He almost brightened up on the set when he talked about working with children and traveling the world.

But as I’ve mentioned many times over the past four Olympics that Phelps has attended – it’s swimming. People are only going to get so excited about his sport or him, and by the time football season starts five weeks from now in Baltimore anything regarding the Olympics or gold medals or even Ryan Lochte will be long-forgotten in the mind of most local people and sports fans.

Will Phelps get more involved in local sports issues?

Will he immerse in the community and be more than a face at a local bar and on the sidelines of Baltimore Ravens games?

Will he develop a hobby or interest outside of the pool that doesn’t include pictures of him at a frat party?

What will traveling the world and “seeing things” do for his status as a strangely famous and wealthy 26-year old man with many, many more years left on the planet?

What will the future of Michael Phelps bring for him and for Baltimore?

Only time will tell.

Your feedback or thoughts are welcomed below…

I am blogging on behalf of the Visa Go World Olympic Campaign and receive compensation for my time, but
the thoughts, words, and promotions on this page are mine, not Visa’s.

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Is Michael Phelps a hero or a zero? Depends on who you ask…

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Is Michael Phelps a hero or a zero? Depends on who you ask…

Posted on 31 July 2012 by Nestor Aparicio

The every-fourth-year hubbub about the Olympics and swimming and local connections is underway and once again this week Michael Phelps has entered the worldwide sports consciousness every night as the most decorated athlete in United States history.

So if you’re a provincial, “local” Baltimore sports fan you’re almost obligated to cheer for the kid from Towson wearing the red, white and blue on behalf of our country as well as our community.

After all of the tape delay fiascos from England this weekend – I wrote my two cents here — I started thinking about Michael Phelps as being the unique sports figure of our time in Baltimore. Oh, sure we have some hometown sports heroes like Johnny Unitas, Brooks Robinson, Cal Ripken and Ray Lewis, who will all have plenty of bronze likenesses and memories in our community and “time will not dim the glory of their deeds” but Phelps’ accomplishments trump all of them on his stage when you consider his competition around the planet and the scope and magnitude of the Olympics.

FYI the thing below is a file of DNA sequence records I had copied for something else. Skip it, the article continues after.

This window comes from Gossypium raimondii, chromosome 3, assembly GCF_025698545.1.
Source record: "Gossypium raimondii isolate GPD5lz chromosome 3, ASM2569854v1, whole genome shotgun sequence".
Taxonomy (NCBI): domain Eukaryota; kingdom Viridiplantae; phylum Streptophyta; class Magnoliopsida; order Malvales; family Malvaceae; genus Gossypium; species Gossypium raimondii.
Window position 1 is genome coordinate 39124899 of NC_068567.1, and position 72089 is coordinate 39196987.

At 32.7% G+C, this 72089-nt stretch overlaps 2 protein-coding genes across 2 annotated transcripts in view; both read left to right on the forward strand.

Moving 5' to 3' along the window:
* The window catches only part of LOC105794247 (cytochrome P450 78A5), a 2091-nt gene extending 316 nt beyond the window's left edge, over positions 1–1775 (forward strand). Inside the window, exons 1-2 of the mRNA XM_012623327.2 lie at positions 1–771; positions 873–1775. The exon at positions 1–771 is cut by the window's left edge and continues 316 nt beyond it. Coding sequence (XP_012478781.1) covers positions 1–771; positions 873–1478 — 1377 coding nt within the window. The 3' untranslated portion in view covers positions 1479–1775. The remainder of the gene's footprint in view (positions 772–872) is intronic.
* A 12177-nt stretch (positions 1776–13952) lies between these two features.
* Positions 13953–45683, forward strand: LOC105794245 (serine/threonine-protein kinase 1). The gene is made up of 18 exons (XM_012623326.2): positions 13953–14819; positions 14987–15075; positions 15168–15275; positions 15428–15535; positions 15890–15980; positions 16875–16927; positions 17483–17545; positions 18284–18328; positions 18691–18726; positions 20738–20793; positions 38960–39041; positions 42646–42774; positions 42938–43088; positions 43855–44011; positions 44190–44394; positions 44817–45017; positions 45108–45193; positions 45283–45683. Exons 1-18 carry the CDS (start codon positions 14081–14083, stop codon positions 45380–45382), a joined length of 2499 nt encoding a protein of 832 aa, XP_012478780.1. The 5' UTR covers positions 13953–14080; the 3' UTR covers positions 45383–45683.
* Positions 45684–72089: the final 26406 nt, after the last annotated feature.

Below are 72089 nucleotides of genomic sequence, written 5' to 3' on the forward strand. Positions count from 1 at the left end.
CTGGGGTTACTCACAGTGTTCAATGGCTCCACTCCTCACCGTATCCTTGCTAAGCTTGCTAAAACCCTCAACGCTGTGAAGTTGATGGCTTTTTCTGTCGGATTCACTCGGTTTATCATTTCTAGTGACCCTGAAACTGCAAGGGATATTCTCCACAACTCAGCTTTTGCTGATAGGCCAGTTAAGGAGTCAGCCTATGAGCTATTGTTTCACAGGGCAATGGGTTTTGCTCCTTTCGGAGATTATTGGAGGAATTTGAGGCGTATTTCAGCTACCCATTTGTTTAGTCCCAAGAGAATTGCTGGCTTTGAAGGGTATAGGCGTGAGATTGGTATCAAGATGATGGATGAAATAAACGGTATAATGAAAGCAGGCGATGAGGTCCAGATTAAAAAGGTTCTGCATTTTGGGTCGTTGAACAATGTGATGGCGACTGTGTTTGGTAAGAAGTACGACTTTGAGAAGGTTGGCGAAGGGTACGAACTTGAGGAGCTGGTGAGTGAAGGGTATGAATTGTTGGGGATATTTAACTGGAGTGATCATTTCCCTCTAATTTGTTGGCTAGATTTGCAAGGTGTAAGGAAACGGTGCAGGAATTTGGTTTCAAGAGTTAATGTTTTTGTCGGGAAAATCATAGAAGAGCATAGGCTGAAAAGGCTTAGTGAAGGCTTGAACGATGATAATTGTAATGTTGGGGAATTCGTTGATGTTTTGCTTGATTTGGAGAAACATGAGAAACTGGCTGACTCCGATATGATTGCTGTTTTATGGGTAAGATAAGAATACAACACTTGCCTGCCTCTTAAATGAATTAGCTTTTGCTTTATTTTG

And unlike the Orioles, Colts or Ravens, most people have never been anywhere near a pool where Michael Phelps has swam a lap. The closest approximation to a “cheering crowd” for Phelps happened four years ago when the remnants of a Baltimore Ravens preseason game watched him swim for gold inside the stadium about 30 minutes after the football game ended.

You can see my view of it here:

So on Saturday afternoon before Phelps took his first turn in the pool vs. Ryan Lochte, I put up one simple, open-ended sentence for tens of thousands of our @WNST Twitter followers and our Facebook community. It was:

Michael Phelps is ___________________.

There were hundreds of comments across social media and by my count far more than 50% weren’t just negative they were downright personal and abusive in some cases. And this was on Facebook, where people sign their names and add their likeness to their criticism.

Perhaps it’s gold medal envy?

Maybe it was the DUI